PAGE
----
Zimbabwe’s formal jobs now lower than 47 years ago – when Mugabe was in jail and white premier Smith ruled

Thousands of Zimbabweans have flooded city streets as hawkers, and more than 3 million others had left their homeland in search of work.

THE collapse of Zimbabwe’s manufacturing and agricultural industries has cut the size of the economy by half and left the southern African nation with fewer people in formal employment than at any time in almost half a century.

About 700,000 people have formal jobs, almost equally split between the state and private companies, government and independent statistics show.

That’s the lowest number since 1968, when Robert Mugabe was a jailed freedom fighter, and Rhodesian Prime Minister Ian Smith’s white-minority government was under sanctions for unilaterally declaring independence from the U.K. The nation’s population was then 5.2 million compared with about 13.8 million today.

“Based on figures published by the employer organizations and the occasional announcement from government on the size of the civil service, about 700,000 people are employed in the country,” John Robertson, an independent economist, said in an interview in the capital, Harare. “People survive because they have to. Remittances sent from family members abroad are a huge element of survival.”

Thousands hawk

Thousands of Zimbabweans have flooded city streets as informal vendors of everything from tomatoes to pirated DVDs to support their families. More than 3 million others had left their homeland in search of work as of 2010, the bulk of them to neighbouring South Africa, according to the United Nations Development Programme (UNDP).

The roots of the jobs crisis date to 2000 and the start of government-backed seizures of white-owned commercial farms that displaced agricultural workers and slashed exports of crops ranging from tobacco and roses to paprika.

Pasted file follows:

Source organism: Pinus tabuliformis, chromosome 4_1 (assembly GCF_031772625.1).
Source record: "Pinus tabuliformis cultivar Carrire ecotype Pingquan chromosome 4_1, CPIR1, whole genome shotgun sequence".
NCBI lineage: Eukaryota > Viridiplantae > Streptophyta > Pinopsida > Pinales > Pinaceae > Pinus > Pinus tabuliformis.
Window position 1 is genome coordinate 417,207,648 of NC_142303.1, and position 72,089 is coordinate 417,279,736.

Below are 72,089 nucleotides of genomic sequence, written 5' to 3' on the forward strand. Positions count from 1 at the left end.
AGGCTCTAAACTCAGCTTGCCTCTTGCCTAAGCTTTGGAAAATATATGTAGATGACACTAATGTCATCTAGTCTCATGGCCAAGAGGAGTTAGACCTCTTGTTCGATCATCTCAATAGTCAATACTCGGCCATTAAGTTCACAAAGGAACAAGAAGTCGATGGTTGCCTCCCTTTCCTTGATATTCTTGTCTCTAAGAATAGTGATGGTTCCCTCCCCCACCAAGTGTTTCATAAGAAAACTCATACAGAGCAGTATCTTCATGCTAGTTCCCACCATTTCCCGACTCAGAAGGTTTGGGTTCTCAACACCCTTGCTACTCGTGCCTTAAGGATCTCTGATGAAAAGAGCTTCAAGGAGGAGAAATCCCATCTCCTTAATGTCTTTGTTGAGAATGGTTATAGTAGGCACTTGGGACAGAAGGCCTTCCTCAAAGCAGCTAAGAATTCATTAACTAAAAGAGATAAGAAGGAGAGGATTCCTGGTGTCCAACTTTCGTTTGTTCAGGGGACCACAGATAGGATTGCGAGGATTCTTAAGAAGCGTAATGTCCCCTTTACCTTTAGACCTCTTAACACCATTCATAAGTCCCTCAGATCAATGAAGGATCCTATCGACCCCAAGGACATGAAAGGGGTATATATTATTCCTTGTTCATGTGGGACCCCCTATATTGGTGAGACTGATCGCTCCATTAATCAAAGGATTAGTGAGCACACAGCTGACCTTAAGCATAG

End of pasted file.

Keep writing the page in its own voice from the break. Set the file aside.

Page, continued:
Inflation that accelerated to 500 billion percent prompted the government to abandon its currency in favour of the use of foreign exchange, including the U.S. dollar and South Africa’s rand in early 2009.

Now the 49% weakening of the rand against the dollar over the last four years has made many Zimbabwean manufacturers uncompetitive as they pay their costs in the U.S. currency.

With civil servant wages accounting for 83% of government expenditure, more job cuts are expected as the government seeks budget savings.

84% in informal sector

The size of the civil service has tripled in 35 years, according to Robertson. Finance Minister Patrick Chinamasa said government pay devours an “unacceptable” proportion of revenue.

Chinamasa said the exact size of the civil service would be made public after a full audit of all government departments and state-owned businesses is completed. While government employed about 315,000 people in 2009, “it has certainly risen since then,” he said in Harare in March.

A 2011 survey by the Zimbabwe Statistics Office, known as Zimstat, said that about 84% of Zimbabweans worked in the informal sector and about 11% were in formal employment. The Zimstat survey was based on surveys with 9,359 households.

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